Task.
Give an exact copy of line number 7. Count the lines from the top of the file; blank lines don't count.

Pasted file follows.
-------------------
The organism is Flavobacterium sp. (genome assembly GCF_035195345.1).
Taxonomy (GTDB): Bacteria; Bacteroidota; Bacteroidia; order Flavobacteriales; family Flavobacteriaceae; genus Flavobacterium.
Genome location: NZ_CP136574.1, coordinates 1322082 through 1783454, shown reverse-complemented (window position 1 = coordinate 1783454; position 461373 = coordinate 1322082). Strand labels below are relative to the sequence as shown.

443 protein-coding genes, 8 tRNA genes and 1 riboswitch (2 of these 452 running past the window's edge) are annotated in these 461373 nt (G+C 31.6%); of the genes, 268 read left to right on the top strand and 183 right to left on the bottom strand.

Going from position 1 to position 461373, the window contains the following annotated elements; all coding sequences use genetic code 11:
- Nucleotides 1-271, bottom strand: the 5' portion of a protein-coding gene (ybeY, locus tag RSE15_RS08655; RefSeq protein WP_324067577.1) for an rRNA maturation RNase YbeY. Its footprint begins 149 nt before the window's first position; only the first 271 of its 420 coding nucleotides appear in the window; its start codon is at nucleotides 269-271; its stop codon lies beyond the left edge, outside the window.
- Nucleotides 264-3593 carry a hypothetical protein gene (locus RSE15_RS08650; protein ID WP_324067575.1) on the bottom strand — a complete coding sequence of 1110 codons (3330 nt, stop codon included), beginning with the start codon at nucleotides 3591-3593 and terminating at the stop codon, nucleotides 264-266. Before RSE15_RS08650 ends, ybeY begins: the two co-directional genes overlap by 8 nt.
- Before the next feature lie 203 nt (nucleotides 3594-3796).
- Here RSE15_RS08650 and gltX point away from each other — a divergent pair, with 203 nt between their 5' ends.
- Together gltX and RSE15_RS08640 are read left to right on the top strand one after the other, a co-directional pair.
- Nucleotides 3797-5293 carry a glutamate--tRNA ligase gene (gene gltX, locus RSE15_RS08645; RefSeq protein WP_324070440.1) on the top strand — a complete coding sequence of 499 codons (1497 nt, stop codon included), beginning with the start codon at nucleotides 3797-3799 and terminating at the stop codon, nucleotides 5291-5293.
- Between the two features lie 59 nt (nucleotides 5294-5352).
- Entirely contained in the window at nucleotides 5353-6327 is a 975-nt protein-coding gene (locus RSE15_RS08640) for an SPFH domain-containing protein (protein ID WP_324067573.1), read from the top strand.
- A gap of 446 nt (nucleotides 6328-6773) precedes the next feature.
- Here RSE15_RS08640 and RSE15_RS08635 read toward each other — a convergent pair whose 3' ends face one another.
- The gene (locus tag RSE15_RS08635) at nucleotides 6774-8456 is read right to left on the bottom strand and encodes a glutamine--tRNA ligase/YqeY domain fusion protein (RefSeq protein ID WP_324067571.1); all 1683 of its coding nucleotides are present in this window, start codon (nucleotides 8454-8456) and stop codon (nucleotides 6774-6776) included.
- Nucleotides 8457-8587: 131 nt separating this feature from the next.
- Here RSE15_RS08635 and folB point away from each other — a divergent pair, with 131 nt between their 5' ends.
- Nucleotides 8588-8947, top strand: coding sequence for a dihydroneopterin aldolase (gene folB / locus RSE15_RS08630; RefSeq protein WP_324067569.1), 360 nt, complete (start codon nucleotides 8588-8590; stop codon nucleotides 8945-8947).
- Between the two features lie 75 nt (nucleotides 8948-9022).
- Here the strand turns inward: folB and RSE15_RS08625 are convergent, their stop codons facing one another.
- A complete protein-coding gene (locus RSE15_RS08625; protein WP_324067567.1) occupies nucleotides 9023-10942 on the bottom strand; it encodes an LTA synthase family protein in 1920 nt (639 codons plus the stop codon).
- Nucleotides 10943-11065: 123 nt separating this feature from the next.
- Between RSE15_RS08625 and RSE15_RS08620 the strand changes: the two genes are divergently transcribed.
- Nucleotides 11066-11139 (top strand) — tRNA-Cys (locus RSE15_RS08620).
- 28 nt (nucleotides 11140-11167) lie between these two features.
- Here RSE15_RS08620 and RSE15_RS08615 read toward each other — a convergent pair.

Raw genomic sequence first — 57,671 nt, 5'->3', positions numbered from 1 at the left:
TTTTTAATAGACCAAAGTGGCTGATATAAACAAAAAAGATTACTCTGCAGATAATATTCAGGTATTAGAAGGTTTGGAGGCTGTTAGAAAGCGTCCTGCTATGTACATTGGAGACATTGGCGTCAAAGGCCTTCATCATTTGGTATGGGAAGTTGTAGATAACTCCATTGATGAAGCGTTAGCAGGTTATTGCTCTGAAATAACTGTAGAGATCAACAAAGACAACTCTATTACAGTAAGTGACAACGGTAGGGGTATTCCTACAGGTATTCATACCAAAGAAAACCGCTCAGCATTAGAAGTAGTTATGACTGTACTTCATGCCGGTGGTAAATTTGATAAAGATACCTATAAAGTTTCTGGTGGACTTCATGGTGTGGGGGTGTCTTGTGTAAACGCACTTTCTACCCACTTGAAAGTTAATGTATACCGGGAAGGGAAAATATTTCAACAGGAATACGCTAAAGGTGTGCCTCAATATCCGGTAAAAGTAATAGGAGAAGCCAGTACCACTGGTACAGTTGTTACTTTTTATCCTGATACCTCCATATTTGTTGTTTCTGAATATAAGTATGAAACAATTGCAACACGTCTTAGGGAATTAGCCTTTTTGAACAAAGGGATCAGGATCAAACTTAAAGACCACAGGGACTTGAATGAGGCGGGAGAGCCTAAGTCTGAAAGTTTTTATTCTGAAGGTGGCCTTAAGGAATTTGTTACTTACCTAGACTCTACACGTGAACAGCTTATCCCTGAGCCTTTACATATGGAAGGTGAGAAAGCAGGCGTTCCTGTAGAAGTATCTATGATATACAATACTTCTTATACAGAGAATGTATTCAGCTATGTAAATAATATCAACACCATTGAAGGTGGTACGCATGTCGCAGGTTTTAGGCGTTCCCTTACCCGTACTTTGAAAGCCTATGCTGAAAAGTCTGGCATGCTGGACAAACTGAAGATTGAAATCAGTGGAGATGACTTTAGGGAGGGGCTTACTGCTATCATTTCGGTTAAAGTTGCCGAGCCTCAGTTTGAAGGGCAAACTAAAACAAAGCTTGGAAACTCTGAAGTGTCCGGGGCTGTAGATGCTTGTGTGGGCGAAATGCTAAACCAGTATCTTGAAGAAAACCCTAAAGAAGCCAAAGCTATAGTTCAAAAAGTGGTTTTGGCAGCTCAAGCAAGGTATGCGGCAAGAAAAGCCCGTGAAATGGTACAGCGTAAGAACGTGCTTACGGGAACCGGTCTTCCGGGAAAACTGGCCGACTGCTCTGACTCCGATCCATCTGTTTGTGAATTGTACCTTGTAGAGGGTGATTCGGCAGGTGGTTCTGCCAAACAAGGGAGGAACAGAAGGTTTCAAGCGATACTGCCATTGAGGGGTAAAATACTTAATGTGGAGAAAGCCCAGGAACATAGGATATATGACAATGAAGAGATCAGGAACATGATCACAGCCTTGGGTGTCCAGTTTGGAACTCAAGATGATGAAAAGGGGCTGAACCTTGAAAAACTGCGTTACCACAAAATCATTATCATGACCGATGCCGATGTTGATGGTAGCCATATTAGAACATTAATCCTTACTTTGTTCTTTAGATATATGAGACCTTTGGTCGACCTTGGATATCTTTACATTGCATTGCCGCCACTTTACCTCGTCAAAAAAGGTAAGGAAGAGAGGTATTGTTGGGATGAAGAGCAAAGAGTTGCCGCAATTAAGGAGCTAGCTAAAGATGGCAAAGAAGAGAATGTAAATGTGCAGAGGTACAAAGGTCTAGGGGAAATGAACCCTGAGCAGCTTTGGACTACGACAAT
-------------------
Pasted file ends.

- Nucleotides 264-3593 carry a hypothetical protein gene (locus RSE15_RS08650; protein ID WP_324067575.1) on the bottom strand — a complete coding sequence of 1110 codons (3330 nt, stop codon included), beginning with the start codon at nucleotides 3591-3593 and terminating at the stop codon, nucleotides 264-266. Before RSE15_RS08650 ends, ybeY begins: the two co-directional genes overlap by 8 nt.